This article was originally published on Domus 1059, July and August 2021.
Pierre-Antoine Gatier Born in Boulogne-Billancourt, France, in 1959 and an architect, Gatier graduated in museology from the École du Louvre in 1983 and the École de Chaillot in 1987. In 1991, he opened his own practice in Paris and helped develop projects to restore and upgrade major monuments such as the Domaine de Chantilly, Villa Medici, home of the Académie de France in Rome, the Bourse de Commerce, Eiffel Tower and Opéra-Comique in Paris.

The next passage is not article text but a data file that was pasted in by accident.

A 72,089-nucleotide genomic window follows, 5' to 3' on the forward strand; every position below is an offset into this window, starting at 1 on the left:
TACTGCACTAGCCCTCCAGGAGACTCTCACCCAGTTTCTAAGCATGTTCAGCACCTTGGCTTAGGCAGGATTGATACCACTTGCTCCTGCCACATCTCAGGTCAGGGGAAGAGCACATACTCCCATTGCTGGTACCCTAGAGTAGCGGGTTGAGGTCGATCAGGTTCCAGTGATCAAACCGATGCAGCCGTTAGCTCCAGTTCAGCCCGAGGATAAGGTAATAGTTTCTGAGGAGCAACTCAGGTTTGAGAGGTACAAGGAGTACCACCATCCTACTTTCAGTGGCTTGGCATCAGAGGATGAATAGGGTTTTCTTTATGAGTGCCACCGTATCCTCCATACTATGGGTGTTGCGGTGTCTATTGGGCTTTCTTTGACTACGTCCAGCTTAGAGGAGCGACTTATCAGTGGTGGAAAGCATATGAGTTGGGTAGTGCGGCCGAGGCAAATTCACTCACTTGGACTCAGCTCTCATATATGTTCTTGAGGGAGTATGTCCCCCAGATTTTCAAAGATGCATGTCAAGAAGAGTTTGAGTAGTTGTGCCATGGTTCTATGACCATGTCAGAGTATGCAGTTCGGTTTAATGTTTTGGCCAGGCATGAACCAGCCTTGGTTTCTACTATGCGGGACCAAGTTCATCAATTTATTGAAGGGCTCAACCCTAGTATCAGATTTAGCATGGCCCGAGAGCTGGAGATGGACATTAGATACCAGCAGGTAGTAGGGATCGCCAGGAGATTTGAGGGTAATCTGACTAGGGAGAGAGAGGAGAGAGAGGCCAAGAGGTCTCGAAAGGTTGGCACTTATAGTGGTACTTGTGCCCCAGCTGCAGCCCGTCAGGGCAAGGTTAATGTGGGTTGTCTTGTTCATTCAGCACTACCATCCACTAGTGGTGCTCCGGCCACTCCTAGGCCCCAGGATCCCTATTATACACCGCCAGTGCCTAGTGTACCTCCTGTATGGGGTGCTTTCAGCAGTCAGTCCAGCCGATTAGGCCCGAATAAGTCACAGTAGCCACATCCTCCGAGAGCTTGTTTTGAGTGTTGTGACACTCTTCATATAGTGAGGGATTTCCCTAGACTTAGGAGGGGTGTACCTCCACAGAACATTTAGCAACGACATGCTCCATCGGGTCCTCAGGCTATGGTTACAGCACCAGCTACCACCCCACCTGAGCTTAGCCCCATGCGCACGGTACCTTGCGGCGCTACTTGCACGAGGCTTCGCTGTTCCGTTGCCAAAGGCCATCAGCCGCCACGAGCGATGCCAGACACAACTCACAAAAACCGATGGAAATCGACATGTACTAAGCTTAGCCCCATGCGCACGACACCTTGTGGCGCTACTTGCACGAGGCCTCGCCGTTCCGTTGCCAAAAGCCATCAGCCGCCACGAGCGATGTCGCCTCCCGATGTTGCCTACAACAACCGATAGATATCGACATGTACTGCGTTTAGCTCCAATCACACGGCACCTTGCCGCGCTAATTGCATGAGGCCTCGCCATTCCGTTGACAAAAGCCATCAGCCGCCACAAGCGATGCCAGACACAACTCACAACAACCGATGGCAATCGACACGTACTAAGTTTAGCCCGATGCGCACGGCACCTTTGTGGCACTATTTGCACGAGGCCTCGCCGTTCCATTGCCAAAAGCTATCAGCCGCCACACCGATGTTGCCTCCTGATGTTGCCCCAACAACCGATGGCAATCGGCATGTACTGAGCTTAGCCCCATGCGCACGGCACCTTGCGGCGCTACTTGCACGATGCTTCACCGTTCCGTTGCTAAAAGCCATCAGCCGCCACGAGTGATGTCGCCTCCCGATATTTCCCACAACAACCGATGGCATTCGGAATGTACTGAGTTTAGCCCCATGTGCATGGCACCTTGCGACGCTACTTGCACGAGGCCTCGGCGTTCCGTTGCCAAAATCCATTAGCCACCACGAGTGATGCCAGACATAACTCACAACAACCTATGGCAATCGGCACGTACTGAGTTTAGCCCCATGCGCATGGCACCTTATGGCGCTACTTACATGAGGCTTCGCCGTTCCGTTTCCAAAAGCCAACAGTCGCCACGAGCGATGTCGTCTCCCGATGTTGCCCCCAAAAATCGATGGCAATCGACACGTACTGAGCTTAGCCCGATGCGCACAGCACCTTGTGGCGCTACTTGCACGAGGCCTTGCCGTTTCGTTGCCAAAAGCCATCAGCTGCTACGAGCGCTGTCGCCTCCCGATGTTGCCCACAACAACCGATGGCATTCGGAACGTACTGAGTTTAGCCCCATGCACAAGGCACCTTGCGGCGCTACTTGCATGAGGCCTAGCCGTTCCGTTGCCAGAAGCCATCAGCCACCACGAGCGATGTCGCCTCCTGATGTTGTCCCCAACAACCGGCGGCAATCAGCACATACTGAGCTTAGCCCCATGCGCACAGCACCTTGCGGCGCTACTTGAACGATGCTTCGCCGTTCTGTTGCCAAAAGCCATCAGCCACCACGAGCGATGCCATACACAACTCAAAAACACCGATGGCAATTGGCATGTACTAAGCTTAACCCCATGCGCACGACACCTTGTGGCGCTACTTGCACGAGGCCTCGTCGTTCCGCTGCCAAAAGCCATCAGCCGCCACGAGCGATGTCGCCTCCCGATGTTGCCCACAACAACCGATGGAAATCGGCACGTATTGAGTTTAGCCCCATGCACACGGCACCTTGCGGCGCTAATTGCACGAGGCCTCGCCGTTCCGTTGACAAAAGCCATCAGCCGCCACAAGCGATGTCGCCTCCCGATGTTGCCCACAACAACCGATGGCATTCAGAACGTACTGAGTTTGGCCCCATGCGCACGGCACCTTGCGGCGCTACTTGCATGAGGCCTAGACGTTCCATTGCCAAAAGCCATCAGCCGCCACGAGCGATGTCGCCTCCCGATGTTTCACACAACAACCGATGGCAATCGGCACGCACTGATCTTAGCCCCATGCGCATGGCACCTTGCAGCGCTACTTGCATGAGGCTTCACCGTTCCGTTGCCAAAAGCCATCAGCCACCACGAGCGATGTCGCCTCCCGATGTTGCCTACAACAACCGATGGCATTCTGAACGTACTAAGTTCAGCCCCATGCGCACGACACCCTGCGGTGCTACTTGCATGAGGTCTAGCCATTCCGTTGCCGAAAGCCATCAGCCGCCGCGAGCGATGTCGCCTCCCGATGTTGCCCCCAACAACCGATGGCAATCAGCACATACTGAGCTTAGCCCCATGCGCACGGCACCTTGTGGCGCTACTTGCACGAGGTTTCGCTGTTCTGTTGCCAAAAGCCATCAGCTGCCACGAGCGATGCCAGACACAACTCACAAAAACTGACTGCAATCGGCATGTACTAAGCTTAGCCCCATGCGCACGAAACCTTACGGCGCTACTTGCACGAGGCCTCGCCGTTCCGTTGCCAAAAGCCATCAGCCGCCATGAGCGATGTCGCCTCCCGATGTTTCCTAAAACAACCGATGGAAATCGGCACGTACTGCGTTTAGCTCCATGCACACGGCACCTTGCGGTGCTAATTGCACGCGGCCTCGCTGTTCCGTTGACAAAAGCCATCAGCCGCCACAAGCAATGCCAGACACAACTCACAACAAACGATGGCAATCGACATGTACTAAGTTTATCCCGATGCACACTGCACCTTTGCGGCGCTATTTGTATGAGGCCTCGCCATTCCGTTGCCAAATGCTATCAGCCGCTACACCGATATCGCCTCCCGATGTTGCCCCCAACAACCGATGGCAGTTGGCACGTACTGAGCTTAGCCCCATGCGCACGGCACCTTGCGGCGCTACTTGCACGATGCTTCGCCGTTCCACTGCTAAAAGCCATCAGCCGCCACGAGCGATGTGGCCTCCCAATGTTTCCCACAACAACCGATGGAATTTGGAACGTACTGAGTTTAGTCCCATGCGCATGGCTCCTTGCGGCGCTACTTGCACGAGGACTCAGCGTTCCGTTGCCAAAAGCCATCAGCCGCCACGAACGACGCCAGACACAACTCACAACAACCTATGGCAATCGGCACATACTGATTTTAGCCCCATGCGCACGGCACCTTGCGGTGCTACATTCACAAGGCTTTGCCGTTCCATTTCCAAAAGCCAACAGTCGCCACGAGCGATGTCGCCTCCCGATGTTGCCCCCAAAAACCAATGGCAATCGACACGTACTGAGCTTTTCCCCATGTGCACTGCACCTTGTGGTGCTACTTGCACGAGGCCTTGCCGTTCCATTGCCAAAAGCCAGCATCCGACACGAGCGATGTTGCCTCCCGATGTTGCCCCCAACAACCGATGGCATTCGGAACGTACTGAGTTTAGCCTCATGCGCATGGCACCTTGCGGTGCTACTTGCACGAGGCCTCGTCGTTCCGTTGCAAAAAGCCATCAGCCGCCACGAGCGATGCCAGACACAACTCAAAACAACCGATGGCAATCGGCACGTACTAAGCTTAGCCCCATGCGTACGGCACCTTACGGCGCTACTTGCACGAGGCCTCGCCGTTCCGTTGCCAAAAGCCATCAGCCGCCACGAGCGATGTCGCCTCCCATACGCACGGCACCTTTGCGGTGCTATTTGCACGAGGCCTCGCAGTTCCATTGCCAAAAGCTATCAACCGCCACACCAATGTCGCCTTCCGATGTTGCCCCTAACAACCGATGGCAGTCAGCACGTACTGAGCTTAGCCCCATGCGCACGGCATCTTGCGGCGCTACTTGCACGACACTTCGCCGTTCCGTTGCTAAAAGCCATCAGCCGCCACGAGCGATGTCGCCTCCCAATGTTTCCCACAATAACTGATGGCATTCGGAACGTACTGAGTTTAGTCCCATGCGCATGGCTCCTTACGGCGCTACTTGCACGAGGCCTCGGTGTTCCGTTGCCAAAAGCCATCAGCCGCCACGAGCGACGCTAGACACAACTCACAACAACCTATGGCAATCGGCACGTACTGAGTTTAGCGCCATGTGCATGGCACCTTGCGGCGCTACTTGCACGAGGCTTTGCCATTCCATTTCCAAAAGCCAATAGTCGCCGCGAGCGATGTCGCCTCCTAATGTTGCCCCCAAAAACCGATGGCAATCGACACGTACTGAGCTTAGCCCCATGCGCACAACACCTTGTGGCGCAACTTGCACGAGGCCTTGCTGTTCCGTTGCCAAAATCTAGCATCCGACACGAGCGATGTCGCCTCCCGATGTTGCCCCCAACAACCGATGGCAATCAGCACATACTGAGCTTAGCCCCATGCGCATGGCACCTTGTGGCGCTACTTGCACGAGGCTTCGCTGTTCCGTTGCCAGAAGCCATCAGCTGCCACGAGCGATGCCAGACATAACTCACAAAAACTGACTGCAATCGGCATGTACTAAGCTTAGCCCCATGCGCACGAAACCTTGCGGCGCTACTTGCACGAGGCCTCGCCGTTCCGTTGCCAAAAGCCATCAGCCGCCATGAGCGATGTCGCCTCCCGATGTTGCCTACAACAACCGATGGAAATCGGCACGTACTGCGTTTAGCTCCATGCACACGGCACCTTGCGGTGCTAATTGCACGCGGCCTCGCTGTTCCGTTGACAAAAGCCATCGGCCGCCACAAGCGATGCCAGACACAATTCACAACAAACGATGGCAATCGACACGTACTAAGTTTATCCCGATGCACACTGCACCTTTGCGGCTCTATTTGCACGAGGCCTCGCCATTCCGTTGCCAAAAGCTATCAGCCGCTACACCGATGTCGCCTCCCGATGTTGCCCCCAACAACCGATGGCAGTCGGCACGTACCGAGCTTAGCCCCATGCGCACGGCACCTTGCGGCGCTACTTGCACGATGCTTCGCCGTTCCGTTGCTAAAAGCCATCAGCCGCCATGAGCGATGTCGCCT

In Western societies, the idea of preserving architecture for future generations is the product of years of growing awareness. The process was triggered by a belief in the importance of conserving exceptional examples of historical architecture and other art forms. Several key stages can be identified in this long history. The practice was first embodied by the artist, painter and architect Raphael who was entrusted with the conservation of marbles and antiques by Pope Julius II. Symbolically speaking, the antiques and, in particular, the sculptures discovered in the 16th century formed the basis for the practice of restoration. These works were often incomplete when they were unearthed in Rome during the Renaissance and underwent intervention to restore their integrity. What might have appeared to be a branch of art history came to form the basis of lively debates about the heritage from the 19th century onwards. Should creative additions be made to sculptures, such as those carried out by Le Bernin, or should talented practitioners who respect the original piece be preferred? Transcending the conservation of sculptures alone, the drive to preserve the heritage has taken hold of our monuments and architecture.